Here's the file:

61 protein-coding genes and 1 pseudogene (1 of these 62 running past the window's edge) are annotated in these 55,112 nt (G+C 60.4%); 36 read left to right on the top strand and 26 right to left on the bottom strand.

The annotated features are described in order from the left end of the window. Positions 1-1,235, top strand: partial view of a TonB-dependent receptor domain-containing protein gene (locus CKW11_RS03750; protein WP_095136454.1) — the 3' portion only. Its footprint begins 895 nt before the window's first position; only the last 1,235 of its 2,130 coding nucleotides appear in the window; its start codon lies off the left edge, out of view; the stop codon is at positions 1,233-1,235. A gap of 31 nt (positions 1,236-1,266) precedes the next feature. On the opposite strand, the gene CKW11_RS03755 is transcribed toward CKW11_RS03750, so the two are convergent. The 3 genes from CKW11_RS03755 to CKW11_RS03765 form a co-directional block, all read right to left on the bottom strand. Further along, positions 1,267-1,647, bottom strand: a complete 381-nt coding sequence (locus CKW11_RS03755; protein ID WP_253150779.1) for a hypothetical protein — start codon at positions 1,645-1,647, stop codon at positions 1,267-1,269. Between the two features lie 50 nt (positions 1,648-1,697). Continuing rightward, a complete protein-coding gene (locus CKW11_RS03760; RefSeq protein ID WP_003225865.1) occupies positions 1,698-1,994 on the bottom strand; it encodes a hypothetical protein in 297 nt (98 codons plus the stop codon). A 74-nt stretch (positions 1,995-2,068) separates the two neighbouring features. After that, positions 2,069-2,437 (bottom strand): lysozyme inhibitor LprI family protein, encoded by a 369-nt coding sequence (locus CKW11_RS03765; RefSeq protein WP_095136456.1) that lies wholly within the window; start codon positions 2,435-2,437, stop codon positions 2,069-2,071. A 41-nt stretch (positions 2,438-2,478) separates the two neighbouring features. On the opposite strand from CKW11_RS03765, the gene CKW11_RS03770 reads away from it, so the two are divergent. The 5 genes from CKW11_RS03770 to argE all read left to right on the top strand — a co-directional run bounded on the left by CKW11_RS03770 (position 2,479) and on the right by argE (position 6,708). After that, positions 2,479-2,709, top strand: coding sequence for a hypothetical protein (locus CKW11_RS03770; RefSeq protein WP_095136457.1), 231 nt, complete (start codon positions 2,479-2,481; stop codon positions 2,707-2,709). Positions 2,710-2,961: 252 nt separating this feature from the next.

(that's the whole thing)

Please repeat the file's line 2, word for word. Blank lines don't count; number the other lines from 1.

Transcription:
The annotated features are described in order from the left end of the window. Positions 1-1,235, top strand: partial view of a TonB-dependent receptor domain-containing protein gene (locus CKW11_RS03750; protein WP_095136454.1) — the 3' portion only. Its footprint begins 895 nt before the window's first position; only the last 1,235 of its 2,130 coding nucleotides appear in the window; its start codon lies off the left edge, out of view; the stop codon is at positions 1,233-1,235. A gap of 31 nt (positions 1,236-1,266) precedes the next feature. On the opposite strand, the gene CKW11_RS03755 is transcribed toward CKW11_RS03750, so the two are convergent. The 3 genes from CKW11_RS03755 to CKW11_RS03765 form a co-directional block, all read right to left on the bottom strand. Further along, positions 1,267-1,647, bottom strand: a complete 381-nt coding sequence (locus CKW11_RS03755; protein ID WP_253150779.1) for a hypothetical protein — start codon at positions 1,645-1,647, stop codon at positions 1,267-1,269. Between the two features lie 50 nt (positions 1,648-1,697). Continuing rightward, a complete protein-coding gene (locus CKW11_RS03760; RefSeq protein ID WP_003225865.1) occupies positions 1,698-1,994 on the bottom strand; it encodes a hypothetical protein in 297 nt (98 codons plus the stop codon). A 74-nt stretch (positions 1,995-2,068) separates the two neighbouring features. After that, positions 2,069-2,437 (bottom strand): lysozyme inhibitor LprI family protein, encoded by a 369-nt coding sequence (locus CKW11_RS03765; RefSeq protein WP_095136456.1) that lies wholly within the window; start codon positions 2,435-2,437, stop codon positions 2,069-2,071. A 41-nt stretch (positions 2,438-2,478) separates the two neighbouring features. On the opposite strand from CKW11_RS03765, the gene CKW11_RS03770 reads away from it, so the two are divergent. The 5 genes from CKW11_RS03770 to argE all read left to right on the top strand — a co-directional run bounded on the left by CKW11_RS03770 (position 2,479) and on the right by argE (position 6,708). After that, positions 2,479-2,709, top strand: coding sequence for a hypothetical protein (locus CKW11_RS03770; RefSeq protein WP_095136457.1), 231 nt, complete (start codon positions 2,479-2,481; stop codon positions 2,707-2,709). Positions 2,710-2,961: 252 nt separating this feature from the next.